|Consul General's News Letter From Houston|
Remarks of Consul-General Yamamoto
at the Lecture Session
of the Space Exploration Educators Conference
to Feature JAXA Astronaut Dr. Satoshi Furukawa
held at the Space Center Houston on February 8
February 8, 2013
I am thrilled at the fabulous combination of the Space Exploration Educators Conference and a Japanese astronaut. It was made possible by many people, and my special thanks go to Mr. Richard Allen, Dr. Melanie Johnson & other staff of the Space Center Houston; Director Junichi Sakai & dear colleagues of Japan’s space agency, JAXA-Houston. I am delighted to see friends from the Consular Corps, and thank the Honorable Bandula Wijay of Sri Lanka for joining us in this early morning.
I am proud of Japan’s space program, of its relationship with NASA & other American counterparts in particular. It is not a partial contribution, and I can call it the overall longstanding collaboration as a precious partner. Japan is the sole Asian nation among 15 partners for the International Space Station. Since the outset of the ISS program, even since the age of the project Freedom, Japan has done a lot. Like in many places and contexts on the earth, we have tried to be the best partner with America in the outer space as well.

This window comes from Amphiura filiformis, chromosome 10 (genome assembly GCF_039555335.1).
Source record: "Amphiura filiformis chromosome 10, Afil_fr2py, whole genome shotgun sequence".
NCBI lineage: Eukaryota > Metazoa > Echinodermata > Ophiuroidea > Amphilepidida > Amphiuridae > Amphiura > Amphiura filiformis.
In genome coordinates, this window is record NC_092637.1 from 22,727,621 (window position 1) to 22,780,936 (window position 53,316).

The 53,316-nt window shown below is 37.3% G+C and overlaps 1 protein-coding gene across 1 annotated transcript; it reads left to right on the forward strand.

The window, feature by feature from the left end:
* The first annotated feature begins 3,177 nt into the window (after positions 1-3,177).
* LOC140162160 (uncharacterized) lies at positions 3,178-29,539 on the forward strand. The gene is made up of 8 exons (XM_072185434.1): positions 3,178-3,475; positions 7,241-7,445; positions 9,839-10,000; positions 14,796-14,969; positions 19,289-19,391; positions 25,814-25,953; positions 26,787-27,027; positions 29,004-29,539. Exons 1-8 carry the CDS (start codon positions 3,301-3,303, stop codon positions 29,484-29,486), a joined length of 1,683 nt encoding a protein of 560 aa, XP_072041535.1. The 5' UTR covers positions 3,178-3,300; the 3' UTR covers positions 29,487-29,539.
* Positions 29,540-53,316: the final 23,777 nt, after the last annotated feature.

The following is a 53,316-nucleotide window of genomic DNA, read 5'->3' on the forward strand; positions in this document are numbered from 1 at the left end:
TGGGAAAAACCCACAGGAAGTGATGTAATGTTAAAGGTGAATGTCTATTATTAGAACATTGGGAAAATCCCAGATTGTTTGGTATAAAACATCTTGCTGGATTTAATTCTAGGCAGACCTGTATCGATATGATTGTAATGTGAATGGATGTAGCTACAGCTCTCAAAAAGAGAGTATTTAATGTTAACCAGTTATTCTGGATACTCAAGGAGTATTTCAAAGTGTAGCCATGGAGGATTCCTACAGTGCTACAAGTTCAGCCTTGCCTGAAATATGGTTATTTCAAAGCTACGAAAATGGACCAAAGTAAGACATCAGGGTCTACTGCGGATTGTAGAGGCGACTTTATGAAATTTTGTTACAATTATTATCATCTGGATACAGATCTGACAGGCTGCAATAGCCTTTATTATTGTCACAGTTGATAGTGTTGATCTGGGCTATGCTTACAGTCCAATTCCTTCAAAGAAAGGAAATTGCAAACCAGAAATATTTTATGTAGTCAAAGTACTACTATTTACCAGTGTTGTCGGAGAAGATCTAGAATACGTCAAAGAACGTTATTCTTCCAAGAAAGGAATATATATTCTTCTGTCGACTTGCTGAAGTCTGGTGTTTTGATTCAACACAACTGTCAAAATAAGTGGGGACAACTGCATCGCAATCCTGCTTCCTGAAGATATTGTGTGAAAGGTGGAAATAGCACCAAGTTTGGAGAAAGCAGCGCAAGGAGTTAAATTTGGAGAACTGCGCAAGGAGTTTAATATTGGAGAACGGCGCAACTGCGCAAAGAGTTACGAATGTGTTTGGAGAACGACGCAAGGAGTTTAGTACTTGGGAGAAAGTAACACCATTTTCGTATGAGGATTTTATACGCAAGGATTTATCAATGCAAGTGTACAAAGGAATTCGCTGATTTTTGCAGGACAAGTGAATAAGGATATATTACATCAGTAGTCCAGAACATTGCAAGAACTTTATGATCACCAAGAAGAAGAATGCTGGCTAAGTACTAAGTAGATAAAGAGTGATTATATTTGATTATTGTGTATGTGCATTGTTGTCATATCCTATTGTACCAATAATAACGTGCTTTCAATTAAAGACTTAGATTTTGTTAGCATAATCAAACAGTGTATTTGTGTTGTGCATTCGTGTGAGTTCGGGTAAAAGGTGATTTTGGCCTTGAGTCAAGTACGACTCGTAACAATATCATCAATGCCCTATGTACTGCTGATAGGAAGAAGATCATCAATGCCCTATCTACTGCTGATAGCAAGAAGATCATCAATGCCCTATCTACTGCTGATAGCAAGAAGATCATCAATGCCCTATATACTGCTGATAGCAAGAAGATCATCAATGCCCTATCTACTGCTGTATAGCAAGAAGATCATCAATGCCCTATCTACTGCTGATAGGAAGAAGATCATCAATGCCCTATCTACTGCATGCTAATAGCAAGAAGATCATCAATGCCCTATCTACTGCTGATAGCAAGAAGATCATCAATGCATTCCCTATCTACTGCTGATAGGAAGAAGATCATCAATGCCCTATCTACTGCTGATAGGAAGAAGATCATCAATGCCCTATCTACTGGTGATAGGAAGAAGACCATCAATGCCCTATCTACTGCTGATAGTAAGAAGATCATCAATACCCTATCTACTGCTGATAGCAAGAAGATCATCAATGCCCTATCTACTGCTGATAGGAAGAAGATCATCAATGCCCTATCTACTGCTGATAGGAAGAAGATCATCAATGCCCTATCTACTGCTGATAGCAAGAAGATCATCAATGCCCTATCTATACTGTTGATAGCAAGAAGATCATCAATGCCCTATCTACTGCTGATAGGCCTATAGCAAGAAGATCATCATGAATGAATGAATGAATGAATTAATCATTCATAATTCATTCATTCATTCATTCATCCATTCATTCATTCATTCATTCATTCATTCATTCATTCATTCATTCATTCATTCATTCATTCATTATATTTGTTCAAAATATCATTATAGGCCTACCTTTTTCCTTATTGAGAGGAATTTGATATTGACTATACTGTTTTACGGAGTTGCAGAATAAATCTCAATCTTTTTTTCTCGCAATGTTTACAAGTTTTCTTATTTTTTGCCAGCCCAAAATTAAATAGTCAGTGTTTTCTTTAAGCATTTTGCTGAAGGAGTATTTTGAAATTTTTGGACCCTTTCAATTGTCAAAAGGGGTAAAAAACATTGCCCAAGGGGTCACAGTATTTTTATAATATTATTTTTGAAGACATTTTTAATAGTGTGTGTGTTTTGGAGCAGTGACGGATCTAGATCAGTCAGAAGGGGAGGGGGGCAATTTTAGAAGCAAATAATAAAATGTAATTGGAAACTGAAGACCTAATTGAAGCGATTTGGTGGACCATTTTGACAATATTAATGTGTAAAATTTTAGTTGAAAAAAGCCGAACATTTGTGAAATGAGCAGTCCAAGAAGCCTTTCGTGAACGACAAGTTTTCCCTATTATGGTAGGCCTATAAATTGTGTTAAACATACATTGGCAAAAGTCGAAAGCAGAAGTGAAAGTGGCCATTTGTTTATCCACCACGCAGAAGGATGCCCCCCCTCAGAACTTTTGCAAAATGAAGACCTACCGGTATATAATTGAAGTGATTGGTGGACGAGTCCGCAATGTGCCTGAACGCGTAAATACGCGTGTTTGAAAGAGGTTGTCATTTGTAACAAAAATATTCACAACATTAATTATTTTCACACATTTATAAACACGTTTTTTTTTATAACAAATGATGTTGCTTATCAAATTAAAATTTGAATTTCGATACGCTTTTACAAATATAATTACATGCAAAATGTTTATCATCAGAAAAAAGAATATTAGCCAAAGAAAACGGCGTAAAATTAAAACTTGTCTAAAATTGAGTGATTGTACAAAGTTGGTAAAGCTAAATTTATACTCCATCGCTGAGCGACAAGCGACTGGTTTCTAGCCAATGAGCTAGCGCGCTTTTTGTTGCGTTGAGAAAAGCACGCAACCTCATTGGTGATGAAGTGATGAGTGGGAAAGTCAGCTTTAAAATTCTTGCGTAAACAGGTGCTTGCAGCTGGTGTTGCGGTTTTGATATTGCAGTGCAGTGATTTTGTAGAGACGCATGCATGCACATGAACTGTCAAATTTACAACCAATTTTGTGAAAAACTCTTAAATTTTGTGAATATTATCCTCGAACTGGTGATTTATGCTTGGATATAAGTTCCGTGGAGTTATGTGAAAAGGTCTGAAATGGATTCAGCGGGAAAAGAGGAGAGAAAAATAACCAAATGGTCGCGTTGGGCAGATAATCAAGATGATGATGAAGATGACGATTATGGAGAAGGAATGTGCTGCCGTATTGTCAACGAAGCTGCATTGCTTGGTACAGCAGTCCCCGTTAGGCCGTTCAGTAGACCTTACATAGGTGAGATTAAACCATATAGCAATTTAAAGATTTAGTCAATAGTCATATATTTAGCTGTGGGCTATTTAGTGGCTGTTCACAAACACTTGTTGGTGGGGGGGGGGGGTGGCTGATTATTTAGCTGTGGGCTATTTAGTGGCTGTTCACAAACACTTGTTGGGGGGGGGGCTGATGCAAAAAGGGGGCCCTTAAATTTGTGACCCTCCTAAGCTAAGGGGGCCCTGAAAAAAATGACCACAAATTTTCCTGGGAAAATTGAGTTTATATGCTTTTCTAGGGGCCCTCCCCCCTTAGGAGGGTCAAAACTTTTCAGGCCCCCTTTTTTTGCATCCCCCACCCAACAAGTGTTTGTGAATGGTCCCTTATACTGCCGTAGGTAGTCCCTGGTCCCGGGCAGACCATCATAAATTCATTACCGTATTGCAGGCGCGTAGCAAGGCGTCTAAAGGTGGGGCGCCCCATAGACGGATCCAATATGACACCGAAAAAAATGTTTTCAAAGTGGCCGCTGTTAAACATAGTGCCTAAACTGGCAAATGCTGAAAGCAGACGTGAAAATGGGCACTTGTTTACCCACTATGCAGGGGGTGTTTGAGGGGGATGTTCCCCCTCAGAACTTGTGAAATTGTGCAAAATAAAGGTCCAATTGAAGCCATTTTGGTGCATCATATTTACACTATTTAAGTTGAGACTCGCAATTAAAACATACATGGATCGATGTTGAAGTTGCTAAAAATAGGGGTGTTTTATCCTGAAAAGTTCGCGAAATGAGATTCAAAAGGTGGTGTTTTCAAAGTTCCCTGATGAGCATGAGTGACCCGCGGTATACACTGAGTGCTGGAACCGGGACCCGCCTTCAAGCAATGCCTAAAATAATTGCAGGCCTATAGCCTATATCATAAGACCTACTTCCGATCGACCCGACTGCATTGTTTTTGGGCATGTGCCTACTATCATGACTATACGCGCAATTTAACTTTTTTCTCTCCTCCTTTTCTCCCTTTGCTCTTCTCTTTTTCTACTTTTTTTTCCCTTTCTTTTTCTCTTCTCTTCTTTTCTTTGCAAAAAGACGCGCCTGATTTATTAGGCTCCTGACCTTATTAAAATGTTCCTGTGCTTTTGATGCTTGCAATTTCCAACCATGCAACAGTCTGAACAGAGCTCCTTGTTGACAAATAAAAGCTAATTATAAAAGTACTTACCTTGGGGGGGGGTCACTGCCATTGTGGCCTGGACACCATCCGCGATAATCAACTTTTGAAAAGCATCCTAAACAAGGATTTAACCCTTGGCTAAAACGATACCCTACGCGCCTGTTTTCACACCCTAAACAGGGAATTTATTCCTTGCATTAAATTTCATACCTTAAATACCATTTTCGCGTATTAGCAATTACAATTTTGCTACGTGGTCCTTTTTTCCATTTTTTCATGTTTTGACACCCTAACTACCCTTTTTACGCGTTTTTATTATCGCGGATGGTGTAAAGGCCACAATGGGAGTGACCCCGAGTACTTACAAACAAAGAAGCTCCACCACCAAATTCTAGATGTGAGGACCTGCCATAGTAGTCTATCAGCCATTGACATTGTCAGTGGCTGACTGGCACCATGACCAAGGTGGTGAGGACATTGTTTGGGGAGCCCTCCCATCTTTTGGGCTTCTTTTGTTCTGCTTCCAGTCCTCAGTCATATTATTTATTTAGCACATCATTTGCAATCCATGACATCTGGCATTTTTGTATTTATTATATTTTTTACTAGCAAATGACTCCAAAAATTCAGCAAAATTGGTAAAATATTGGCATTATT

Japan’s technology speaks volumes, as represented by the vast Experiment Module of the ISS. The recent example is Japan’s unmanned Transfer Vehicle. While astronauts have to take the Soyuz to & fro the ISS, I have no comment but it may be a bit tough, the cargo can enjoy a pleasant & comfortable journey in Japan’s Transfer Vehicle just like a baby embraced by a stork. Indeed, we have named it White Stork.
Human factors after all will be of the utmost importance in terms of collaboration. Over the past 20 years, 8 Japanese astronauts have participated in the missions of the Space Shuttle and Space Station. Last year, Astronaut Hoshide successfully completed his mission in the ISS. This year, a seasoned Astronaut Wakata will get back to the Station. Mr. Yui, Mr. Onishi & Mr. Kanai, many more Japanese are ready to follow.
I am very honored to introduce this morning the representative astronaut of Japan, Dr. Satoshi Furukawa. He was chosen as an astronaut candidate in 1999, and very shortly was certified as an astronaut in 2001. He holds the titles of Doctor of Medicine & PhD in Medical Science, and speaks Russian. In 2011, he stayed on the ISS for 165 days, 1 hour & 42 minutes I suppose. He is a tough manager of the baseball/soft ball team, too.
I believe that Dr. Furukawa will navigate us today to the outer space, the frontiers of science, the values of collaboration beyond borders, and most certainly, he will orient us on how to dream a dream and how to realize the dream. I hope you enjoy it.